To this day, me and Shane have never seen rain in the bush like we did that afternoon. Even though our site was protected and we had set up bullet-proof tarps, we got soaked. It wasn’t unpleasant by any means, but we were glad we had invested money into supremely water-proof gear like our packs and the tent. As we stood under the tarp pushing against it to keep water from pooling and to take some strain off the grommets we came to a realization. “Those people on the island barely had enough time to erect a tent, let alone a tarp before this rain came down.” I’m almost ashamed to admit that we laughed hysterically at this thought. There was no aid we could have offered to those poor people at the time, and we were half-drowned ourselves, but the idea of huddling in a wet tent justified our over-preparation for the rain.

As is the way of things, the rain stopped its assault against our tarps in an hour, and soon we were able to walk around the site without having to avoid pools (the ground was remarkably quick to drain actually). By this time, the sun was starting its retreat and we settled down to dinner and a fire. Another couple canoes came into our lake, including reinforcements on the island (who had come down and started a drying rack). It would have been idyllic, but the wind was still up and blowing cold in the September night. Even with a roaring fire and many layers we couldn’t get warm and decided to turn in early after a full day. Once out of the wind and in our respective sleeping bags, we warmed quickly and slept soundly as the tarp fluttered outside.


The last morning I would have in the bush for 2015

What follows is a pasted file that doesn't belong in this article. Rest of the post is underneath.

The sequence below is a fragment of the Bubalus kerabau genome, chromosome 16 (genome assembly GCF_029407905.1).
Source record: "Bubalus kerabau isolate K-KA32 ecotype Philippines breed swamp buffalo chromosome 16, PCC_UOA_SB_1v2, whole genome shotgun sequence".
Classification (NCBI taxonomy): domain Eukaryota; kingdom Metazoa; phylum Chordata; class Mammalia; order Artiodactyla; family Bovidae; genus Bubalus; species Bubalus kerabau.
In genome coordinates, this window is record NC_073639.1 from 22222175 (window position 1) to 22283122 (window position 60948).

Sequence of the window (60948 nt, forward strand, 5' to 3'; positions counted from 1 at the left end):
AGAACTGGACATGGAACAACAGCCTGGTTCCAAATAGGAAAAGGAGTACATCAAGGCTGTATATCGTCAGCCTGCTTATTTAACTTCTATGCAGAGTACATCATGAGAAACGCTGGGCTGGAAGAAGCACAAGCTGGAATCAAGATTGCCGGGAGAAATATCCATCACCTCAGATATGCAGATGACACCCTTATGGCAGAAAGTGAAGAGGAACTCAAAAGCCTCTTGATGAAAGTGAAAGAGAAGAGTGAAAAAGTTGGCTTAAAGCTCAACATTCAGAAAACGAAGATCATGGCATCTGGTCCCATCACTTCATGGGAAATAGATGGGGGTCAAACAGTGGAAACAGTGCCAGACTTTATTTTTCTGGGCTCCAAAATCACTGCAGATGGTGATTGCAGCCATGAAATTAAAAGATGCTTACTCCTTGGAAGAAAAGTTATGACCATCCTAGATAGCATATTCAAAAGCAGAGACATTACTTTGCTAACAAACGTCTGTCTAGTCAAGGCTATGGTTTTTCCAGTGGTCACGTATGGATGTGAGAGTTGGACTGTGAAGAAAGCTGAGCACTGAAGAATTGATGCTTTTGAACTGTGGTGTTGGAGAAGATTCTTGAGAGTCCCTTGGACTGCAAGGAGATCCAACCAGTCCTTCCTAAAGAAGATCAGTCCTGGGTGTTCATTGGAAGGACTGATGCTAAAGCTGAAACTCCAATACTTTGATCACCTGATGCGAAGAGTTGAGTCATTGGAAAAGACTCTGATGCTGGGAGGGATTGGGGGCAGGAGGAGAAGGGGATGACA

Our morning motto was “up and at them”, we needed to be on the road early unfortunately. As we paddled back across the calm and familiar waterways, we smirked as people put whole tents out to dry in the morning sun, rivulets of water streaming out of the flies. We were glad that out tent had held fast against the onslaught of the rain. The morning was beautiful, too beautiful. I was emotional, reflecting on all the great times I had this year both solo and with friends, old and new. I didn’t want to admit this might be the last time I was out in the trees, floating on my fibreglass magic carpet. But alas, all great things must end eh?  We packed up the car and wished each other well as we finished our last trip of 2015.

It took me 2 days until I had planned the first few trips of 2016.

Labour Day 2015 – McIntosh Lake, Day 2 & 3

September 05-07
Canoe/Joe/Tepee/Little Oxtongue River, Tom Thomson, Ink,
McIntosh Lakes
Total km: 38.4km
Number of portages: 4
Total Portage distance: 5300m
Video log:

The next morning we slept in a bit, knowing that this was our vacation day. We had logged many hours yesterday so that today there was nothing to do. It was unusually hot for September, and we wanted to take full advantage of summer’s late exit.


A misty morning gave way to a beautiful day